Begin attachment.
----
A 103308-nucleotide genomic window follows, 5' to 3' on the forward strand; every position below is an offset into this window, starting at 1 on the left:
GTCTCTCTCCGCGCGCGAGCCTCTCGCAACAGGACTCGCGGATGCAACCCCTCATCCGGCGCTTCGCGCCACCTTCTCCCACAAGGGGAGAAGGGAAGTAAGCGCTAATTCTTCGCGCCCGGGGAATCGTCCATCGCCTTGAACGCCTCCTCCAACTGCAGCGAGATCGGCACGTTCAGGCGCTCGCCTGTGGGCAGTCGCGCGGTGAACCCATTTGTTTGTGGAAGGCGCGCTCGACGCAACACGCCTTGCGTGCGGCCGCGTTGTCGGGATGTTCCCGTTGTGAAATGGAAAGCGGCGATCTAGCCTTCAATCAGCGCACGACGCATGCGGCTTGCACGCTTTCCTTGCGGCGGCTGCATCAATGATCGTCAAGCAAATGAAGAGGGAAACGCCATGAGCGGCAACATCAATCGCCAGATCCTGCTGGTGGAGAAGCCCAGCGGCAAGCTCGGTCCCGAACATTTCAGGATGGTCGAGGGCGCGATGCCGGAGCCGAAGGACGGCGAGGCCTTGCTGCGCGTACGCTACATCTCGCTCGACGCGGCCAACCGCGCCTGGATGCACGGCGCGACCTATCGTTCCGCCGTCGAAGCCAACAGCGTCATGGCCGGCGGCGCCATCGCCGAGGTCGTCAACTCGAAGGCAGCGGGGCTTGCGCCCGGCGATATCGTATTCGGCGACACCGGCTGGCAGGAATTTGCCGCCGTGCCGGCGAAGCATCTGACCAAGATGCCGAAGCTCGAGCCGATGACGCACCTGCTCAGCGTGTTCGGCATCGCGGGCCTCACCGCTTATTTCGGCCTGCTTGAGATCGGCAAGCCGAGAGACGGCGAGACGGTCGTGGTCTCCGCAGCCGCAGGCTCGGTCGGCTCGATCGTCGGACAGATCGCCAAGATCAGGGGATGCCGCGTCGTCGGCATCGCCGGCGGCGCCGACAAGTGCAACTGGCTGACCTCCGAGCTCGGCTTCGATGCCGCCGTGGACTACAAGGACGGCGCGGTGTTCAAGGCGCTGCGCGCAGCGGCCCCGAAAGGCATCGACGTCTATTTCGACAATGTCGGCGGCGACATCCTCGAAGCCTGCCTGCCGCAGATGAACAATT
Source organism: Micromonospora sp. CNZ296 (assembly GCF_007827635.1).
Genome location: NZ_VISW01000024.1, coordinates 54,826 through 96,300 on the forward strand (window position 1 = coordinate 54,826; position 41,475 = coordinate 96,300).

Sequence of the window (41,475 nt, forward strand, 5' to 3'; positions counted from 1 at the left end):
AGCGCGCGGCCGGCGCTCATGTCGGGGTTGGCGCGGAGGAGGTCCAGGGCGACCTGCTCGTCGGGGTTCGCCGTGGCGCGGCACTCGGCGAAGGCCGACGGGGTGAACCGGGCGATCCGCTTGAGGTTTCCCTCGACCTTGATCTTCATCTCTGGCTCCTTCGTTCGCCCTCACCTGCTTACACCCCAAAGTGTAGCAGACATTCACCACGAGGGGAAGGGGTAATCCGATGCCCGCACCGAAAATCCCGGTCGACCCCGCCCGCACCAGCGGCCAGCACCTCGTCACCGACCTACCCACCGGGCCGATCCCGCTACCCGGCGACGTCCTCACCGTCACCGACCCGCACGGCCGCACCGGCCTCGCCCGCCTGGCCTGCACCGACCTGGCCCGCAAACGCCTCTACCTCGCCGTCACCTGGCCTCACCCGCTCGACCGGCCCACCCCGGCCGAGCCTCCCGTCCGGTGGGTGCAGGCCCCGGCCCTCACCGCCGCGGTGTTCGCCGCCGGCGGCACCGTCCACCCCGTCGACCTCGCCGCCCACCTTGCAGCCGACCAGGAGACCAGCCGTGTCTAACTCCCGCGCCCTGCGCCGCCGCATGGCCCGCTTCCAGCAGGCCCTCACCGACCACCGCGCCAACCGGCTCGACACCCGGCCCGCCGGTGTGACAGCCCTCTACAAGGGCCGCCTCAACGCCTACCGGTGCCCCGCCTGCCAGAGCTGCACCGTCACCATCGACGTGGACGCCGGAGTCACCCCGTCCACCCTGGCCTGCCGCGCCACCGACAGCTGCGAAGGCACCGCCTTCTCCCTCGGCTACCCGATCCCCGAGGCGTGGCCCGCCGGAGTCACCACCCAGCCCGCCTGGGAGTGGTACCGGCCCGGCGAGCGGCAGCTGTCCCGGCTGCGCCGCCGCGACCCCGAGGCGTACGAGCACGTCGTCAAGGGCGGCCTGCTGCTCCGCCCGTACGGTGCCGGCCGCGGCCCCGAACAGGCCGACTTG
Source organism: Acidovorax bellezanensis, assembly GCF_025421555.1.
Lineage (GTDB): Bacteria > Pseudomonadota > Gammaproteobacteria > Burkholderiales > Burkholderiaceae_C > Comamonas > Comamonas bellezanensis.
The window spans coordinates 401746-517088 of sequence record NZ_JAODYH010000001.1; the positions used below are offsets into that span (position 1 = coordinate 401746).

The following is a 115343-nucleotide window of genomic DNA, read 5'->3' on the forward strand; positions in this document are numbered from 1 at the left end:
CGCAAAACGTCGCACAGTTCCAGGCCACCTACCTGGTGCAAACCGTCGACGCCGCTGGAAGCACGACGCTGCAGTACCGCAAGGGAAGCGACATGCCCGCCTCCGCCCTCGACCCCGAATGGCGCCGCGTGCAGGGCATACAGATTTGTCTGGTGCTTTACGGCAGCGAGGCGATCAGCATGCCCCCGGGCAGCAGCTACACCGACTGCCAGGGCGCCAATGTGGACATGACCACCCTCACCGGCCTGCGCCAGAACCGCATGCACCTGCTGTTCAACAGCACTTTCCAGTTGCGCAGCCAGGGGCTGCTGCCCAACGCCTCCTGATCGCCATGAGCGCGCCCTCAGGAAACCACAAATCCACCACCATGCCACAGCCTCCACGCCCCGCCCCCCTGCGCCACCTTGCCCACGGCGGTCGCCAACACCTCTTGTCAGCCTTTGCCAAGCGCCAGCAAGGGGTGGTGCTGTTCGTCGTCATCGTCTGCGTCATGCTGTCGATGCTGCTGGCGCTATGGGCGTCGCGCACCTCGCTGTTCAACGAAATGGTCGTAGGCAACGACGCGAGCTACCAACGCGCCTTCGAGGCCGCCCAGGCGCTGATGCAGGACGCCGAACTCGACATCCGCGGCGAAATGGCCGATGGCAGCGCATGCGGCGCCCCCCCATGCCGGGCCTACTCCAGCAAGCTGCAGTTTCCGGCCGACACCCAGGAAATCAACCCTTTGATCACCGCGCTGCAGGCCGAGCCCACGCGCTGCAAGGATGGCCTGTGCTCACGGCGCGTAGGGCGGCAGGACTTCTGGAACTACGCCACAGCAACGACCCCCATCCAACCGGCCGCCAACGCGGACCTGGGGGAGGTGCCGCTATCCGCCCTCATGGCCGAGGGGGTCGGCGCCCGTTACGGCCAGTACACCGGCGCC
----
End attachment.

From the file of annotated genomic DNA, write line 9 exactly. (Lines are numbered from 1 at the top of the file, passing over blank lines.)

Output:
The window spans coordinates 401746-517088 of sequence record NZ_JAODYH010000001.1; the positions used below are offsets into that span (position 1 = coordinate 401746).